SYDNEY, Australia ¿ Amrad Corp. and the Ludwig Institute for Cancer Research have jointly sold the rights to the protein encoded from a gene involved in heart disease to Baxter Healthcare Corp., of Deerfield, Ill., for up to US$22 million (A$36 million).
The sale, which includes license fees and milestone payments, is for the protein vascular endothelial growth factor B (VEGF-B), one of a class of angiogenic compounds. There will be additional royalty payments, should a product involving the protein reach the market.
In late February, Amrad and the institute jointly sold the rights to the gene that codes for the protein, the VEGF-B gene, to RPR Gencell ¿ a part of the Paris-based pharmaceutical giant Rhtne-Poulenc SA ¿ in a completely separate deal potentially worth up to US$50 million.
Amrad¿s director of research and development, John Flack, said there was no overlap in the sale of the rights, as Baxter and RPC would be taking completely different approaches in their efforts to achieve clinical cures for heart disease.
Baxter would be using the protein itself and would face all the usual problems in delivering sufficient, non-degraded material to the affected site in the body. RPR, in contrast, proposed to inject the gene itself into the genome of the cells in the affected site and make those cells produce the protein, although such a treatment faces all the current problems of genetic therapy.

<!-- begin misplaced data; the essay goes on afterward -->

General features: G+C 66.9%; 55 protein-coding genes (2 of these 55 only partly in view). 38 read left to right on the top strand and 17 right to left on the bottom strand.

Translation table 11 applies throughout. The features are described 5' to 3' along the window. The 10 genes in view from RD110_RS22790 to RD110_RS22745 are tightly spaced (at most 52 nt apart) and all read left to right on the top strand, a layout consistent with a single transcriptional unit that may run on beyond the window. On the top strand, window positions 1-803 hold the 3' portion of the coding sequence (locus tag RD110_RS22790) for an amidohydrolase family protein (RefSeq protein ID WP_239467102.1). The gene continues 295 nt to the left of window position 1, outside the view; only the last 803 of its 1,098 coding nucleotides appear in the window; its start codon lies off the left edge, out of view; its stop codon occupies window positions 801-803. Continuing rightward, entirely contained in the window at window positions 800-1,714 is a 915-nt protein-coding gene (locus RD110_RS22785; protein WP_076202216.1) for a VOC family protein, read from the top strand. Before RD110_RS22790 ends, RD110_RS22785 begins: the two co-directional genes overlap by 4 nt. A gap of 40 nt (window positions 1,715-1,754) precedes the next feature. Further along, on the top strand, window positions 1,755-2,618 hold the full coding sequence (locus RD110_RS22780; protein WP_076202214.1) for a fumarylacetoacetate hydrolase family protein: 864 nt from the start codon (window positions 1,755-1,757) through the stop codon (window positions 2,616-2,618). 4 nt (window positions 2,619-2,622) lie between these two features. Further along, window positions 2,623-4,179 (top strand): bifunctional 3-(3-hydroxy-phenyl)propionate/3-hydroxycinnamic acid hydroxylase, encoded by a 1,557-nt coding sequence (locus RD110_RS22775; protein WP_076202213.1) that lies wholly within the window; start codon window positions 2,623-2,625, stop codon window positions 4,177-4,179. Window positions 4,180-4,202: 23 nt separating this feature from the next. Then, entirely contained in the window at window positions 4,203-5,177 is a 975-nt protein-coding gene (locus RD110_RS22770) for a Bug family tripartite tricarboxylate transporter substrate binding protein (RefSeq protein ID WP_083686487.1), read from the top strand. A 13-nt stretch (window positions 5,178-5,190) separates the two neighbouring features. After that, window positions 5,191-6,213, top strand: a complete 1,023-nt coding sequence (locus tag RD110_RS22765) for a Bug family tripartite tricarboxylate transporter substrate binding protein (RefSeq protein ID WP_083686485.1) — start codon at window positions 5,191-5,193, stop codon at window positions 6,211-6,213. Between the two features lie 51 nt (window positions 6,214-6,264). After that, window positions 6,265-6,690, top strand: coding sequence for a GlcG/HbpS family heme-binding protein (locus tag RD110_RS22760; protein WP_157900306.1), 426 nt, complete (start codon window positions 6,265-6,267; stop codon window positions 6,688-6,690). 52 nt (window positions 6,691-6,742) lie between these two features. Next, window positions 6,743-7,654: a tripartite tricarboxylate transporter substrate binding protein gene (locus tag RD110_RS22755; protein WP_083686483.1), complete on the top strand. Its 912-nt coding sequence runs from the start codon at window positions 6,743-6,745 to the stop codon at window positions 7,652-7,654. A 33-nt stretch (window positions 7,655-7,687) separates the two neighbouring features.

The gene and the protein it produces are believed to encourage the growth of blood vessels, and so could be useful in the treatment of atherosclerosis, the leading cause of death in developed countries.
Flack said Amrad had already added considerable value to the project since the gene and protein were discovered independently by scientists at the Queensland Institute of Medical Research, one of the research institutes that founded Amrad, and at the Stockholm branch of the Ludwig Institute for Cancer Research.
But the company also believed that, rather than try to develop any treatments and take them to clinical trials, it was best to sell the project.